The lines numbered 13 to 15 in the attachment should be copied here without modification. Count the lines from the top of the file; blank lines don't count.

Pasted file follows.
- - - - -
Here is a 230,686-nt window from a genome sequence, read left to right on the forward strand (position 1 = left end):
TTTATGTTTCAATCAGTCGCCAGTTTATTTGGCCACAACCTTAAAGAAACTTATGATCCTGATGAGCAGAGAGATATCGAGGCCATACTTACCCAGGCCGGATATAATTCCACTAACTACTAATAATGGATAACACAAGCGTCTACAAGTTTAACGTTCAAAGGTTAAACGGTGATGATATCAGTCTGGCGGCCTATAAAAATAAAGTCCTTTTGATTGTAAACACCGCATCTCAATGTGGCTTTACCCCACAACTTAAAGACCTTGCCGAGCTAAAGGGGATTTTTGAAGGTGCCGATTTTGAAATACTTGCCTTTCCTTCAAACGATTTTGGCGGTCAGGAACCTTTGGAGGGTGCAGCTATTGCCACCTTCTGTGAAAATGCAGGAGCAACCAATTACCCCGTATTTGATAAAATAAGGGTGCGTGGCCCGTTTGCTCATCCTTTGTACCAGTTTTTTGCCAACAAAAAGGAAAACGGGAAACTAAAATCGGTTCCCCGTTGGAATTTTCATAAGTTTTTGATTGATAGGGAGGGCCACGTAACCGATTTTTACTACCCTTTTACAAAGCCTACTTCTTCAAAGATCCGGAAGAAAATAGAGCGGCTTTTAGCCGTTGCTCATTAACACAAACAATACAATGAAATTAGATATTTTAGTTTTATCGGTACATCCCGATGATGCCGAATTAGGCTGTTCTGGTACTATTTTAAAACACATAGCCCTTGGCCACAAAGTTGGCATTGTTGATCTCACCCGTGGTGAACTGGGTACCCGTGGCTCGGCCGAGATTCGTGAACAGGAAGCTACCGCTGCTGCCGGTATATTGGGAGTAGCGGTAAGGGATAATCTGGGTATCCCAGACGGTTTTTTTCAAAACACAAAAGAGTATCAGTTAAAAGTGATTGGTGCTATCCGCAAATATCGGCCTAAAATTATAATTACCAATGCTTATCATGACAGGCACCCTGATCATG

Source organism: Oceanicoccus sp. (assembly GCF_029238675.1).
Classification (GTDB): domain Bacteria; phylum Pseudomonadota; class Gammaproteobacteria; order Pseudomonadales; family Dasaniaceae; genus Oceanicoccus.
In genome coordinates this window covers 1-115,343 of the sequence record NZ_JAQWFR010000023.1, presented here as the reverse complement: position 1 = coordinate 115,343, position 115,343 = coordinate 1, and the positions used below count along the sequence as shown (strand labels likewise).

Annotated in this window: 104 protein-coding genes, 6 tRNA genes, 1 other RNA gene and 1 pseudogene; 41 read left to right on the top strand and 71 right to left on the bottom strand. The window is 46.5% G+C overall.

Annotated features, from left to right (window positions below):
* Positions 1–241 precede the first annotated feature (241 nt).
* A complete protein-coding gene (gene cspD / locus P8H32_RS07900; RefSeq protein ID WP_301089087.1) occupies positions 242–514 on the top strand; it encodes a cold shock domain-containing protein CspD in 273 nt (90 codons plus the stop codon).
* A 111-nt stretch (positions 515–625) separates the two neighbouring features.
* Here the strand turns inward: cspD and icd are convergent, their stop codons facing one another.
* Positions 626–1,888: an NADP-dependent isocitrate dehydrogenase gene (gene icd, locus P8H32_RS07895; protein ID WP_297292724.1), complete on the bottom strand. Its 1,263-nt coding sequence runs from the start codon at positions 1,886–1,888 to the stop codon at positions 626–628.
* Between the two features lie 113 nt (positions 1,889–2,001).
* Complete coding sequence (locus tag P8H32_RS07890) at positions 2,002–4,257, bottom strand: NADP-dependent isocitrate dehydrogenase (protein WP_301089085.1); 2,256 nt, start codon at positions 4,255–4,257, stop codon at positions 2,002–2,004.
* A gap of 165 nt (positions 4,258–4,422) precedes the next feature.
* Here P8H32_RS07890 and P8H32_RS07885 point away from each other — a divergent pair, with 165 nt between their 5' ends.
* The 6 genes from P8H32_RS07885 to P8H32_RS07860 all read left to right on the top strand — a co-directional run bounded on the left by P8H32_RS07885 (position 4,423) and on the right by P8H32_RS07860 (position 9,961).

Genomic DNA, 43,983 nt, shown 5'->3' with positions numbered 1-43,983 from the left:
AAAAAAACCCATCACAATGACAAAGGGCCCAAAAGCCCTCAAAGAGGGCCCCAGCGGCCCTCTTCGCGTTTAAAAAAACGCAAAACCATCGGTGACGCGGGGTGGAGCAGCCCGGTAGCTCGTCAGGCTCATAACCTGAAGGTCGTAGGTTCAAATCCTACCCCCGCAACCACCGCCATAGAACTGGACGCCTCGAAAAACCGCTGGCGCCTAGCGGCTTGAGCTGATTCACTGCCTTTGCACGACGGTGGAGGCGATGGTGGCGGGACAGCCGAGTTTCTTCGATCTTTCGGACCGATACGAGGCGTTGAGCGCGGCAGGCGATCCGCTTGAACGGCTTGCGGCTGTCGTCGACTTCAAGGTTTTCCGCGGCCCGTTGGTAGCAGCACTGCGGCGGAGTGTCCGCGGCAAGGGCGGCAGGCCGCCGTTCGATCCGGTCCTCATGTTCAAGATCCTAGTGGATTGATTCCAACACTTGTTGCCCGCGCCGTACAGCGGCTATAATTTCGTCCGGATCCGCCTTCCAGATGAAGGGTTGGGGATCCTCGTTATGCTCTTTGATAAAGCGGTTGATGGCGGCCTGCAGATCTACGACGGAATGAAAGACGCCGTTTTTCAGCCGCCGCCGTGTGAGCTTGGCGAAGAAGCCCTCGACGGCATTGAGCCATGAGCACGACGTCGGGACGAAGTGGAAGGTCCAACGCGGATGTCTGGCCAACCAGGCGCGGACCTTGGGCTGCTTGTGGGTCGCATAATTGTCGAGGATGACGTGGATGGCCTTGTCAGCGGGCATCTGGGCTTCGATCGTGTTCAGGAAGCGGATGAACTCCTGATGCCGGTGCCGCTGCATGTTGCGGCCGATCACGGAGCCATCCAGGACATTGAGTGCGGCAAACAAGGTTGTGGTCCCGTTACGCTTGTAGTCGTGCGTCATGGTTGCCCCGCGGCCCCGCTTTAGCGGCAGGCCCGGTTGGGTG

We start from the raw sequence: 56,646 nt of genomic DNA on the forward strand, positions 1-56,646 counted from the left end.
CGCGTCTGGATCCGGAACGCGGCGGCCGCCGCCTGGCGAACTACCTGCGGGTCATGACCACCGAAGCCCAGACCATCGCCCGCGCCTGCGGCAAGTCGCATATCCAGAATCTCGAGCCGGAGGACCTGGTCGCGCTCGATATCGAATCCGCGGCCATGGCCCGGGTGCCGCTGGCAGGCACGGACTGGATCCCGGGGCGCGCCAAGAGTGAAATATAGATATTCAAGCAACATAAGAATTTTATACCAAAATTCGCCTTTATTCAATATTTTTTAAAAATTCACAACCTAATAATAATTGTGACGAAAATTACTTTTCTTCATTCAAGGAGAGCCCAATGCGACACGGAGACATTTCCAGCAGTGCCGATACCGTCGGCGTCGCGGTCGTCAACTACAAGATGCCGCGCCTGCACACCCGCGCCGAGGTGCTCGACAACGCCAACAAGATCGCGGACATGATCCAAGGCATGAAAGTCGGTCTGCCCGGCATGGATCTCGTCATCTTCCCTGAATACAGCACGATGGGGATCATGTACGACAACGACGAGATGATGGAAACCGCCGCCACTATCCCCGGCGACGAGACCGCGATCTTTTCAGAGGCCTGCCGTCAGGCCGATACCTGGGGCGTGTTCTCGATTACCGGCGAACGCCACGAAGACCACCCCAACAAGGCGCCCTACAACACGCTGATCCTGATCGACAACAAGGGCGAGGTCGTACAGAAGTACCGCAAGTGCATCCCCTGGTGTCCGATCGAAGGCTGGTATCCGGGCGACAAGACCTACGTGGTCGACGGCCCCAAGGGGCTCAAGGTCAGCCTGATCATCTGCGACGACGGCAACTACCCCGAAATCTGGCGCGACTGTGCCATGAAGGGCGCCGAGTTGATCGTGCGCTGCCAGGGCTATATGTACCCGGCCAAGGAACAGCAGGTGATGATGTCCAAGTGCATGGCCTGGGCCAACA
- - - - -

* Between the two features lie 113 nt (positions 1,889–2,001).
* Complete coding sequence (locus tag P8H32_RS07890) at positions 2,002–4,257, bottom strand: NADP-dependent isocitrate dehydrogenase (protein WP_301089085.1); 2,256 nt, start codon at positions 4,255–4,257, stop codon at positions 2,002–2,004.
* A gap of 165 nt (positions 4,258–4,422) precedes the next feature.